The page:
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Spoon Theory and chronic conditions

When living with a chronic condition, how can you express your feelings and needs in a way others can understand? Spoon Theory.



If you’re living with a chronic health condition, you already know it involves much more than adding a medication or therapy into your daily routine. It’s an added mental weight — and sometimes even a physical one — that causes “easy” tasks to become difficult. Exhaustion comes on quicker than before your diagnosis because the extra energy you use to perform these tasks takes a toll.

This daily struggle affects all areas of your life, and it does so in a way that’s hard to explain to people who don’t have to think about how much energy they spend on simple tasks.

So how do you express your feelings and needs in a way others can understand? Spoon Theory.

This metaphor was created by Christine Miserandino, a writer with lupus. Miserandino was at a diner with a friend of hers who couldn’t understand why she had so much trouble accomplishing seemingly simple tasks. Miserandino used the closest objects at hand to illustrate her metaphor — the spoons on the nearby tables at the diner.

Spoon Theory explains that someone who has a chronic health condition starts each day with a limited amount of energy — represented in Miserandino's example by a set number of spoons. When you perform an action, you "spend" a spoon. When you have spent all your spoons, you are exhausted mentally or physically and can no longer perform even easy tasks.

If you’re a “Spoonie” — Miserandino’s term for people whose health conditions limit their daily energy — this exhaustion can happen at any time of the day. It can even cause you to skip things you really want to do.

Using all your spoons

Let’s take a walk through the day of someone with a chronic illness to see how she might spend her spoons:

Maya is a 35-year-old woman living with early-onset multiple sclerosis. She lives with her husband and 7-year-old daughter in Ludington, Michigan.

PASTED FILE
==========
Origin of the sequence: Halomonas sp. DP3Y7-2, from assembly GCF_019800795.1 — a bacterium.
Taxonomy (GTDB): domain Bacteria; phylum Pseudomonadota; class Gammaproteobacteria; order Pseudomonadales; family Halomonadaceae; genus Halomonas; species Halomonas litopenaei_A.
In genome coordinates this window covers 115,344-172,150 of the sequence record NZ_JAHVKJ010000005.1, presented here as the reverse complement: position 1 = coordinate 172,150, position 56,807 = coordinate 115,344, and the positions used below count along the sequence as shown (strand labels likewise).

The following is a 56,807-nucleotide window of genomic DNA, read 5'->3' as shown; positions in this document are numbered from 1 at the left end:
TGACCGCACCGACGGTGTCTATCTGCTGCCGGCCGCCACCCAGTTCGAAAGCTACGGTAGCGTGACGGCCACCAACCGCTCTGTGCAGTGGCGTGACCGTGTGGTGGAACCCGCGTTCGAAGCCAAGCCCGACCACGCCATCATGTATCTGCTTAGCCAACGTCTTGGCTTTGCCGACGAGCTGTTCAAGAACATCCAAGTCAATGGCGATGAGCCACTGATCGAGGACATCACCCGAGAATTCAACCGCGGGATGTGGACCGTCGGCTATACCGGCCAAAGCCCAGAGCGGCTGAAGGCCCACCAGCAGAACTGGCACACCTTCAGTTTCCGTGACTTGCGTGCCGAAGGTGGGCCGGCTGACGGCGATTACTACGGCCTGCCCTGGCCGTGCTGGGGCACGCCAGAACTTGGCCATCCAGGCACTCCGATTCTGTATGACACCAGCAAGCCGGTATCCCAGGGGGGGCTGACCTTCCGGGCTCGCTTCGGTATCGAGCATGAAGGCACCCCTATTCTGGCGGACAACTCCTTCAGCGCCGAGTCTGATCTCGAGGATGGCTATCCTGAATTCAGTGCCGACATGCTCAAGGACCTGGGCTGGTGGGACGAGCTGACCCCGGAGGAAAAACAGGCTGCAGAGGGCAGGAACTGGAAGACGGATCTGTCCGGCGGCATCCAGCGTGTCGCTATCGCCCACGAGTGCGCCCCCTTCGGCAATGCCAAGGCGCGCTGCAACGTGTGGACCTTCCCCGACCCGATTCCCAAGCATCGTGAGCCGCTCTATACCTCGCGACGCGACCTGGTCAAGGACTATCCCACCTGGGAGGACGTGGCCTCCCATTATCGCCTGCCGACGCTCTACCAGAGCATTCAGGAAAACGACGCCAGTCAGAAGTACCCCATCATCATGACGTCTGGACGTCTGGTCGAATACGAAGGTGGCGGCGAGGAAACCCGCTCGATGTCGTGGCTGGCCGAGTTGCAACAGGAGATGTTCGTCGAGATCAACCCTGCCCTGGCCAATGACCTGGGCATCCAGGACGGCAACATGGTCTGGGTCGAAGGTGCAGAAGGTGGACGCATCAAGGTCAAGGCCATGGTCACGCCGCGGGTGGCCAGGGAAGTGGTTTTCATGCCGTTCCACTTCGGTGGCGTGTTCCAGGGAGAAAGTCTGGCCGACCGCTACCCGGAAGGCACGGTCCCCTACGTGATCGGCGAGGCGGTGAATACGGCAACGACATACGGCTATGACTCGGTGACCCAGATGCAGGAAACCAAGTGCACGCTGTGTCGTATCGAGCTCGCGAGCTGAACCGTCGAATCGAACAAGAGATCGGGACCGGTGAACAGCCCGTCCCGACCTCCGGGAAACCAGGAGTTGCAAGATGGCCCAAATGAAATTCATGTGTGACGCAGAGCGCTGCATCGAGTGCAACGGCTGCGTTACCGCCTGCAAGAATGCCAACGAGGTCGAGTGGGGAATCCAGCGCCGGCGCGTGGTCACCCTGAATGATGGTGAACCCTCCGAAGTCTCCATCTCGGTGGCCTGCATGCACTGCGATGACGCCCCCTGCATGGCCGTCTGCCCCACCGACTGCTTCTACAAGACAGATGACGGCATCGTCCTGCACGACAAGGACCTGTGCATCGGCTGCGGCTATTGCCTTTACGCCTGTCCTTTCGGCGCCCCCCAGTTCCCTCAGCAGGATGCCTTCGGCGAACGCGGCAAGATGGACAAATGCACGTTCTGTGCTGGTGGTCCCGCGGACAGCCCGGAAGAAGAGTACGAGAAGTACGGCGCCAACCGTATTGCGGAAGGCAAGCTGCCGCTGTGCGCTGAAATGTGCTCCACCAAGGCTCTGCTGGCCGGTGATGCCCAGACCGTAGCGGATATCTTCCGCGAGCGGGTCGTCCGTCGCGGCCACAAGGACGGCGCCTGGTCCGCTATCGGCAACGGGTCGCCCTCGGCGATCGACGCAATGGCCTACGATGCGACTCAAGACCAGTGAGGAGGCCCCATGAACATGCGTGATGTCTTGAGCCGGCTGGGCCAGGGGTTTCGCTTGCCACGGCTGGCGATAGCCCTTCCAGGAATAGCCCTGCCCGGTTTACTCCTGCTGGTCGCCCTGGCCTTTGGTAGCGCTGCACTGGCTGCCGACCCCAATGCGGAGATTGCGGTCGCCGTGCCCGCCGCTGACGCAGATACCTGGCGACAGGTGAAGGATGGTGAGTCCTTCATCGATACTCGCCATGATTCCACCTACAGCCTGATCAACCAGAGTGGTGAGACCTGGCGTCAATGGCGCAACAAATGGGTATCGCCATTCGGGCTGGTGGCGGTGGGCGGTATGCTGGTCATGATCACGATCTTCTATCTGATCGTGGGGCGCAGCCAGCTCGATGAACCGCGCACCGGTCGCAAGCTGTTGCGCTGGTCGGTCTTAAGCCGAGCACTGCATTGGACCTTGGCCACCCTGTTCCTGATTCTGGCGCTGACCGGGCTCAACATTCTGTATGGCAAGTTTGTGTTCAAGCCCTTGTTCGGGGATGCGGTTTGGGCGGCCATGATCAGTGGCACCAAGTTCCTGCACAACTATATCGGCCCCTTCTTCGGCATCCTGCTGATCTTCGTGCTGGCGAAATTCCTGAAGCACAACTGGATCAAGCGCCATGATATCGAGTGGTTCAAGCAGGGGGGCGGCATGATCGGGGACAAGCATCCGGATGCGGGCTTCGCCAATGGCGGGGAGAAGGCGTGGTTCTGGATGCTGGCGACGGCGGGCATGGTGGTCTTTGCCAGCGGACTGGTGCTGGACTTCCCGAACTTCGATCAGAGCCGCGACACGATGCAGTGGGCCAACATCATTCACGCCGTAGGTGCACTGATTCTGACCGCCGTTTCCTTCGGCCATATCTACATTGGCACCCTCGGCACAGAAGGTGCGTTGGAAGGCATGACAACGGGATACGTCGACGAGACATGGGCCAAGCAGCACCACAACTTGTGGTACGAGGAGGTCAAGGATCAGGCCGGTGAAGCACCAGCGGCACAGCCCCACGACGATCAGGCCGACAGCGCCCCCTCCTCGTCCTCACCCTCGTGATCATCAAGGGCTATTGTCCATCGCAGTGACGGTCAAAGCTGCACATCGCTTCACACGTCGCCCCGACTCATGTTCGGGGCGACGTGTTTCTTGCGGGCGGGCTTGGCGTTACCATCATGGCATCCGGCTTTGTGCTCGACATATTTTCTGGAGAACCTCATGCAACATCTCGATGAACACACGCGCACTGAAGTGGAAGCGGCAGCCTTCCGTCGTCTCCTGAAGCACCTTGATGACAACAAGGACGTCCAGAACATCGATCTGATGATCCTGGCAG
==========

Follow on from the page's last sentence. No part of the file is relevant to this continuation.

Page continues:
Maya starts each day with 16 spoons. However, overnight she woke up once to use the restroom. That cost her one spoon.

With 15 spoons left, Maya spends one spoon to get out of bed and two more to brush her teeth and put her hair up — skipping a shower.

Her daughter, Lea, has a soccer game after school that Maya would like to attend. With that in mind, Maya asks Lea to ride the bus to school that morning so she can use her spoons to get ready and go to work.

After breakfast, getting dressed and driving to work, Maya is left with nine spoons.

Once at work, Maya spends one spoon just getting to her desk. After settling in, she uses two more spoons to go to a meeting and respond to emails.

With half of her day done, Maya skips lunch to reserve the spoon she would normally use to go to the lunch room for an extra bathroom break.

Battling dizziness, hunger and brain fog, Maya spends another spoon going to the bathroom again before leaving work early. Two more spoons are spent walking back to her car and driving home.

After Maya walks inside the house, she only has one spoon left. That means she will likely have to skip making dinner, or she will barely have the energy to get to bed. She definitely doesn’t have the spoons left to go to Lea’s soccer game. She could go into debt with her spoons to attend the soccer game anyway — but if she does, she will likely start her day tomorrow with fewer spoons, and she might need those spoons in an emergency.

Lea rides with a teammate to her soccer game. Maya’s husband comes home to cook her dinner and help Maya into her pajamas so she can use her last spoon to go to bed. Running a little late, he goes to Lea’s soccer game to cheer her on.

You’re in charge of your spoons

Maya’s day cost her all her daily spoons, and she wasn’t able to do everything she wanted. Meanwhile, the actions that cost Maya 16 spoons could cost nothing to someone without a chronic health condition.

Spoon Theory can help people who don’t have chronic health conditions understand the decisions and trade offs you have to make each day. It’s also a good reminder that you’re empowered to make those decisions and spend your spoons the way you feel is best. The number of spoons you have each day doesn’t define you. In fact, it can open doors to even more possibilities. The Spoonie community is filled with people who are living with chronic health conditions while embracing their spoons. By sharing their stories, they are supporting others and can help empower you to live your best life.

To learn more about Spoon Theory, visit Christine Miserandino’s blog at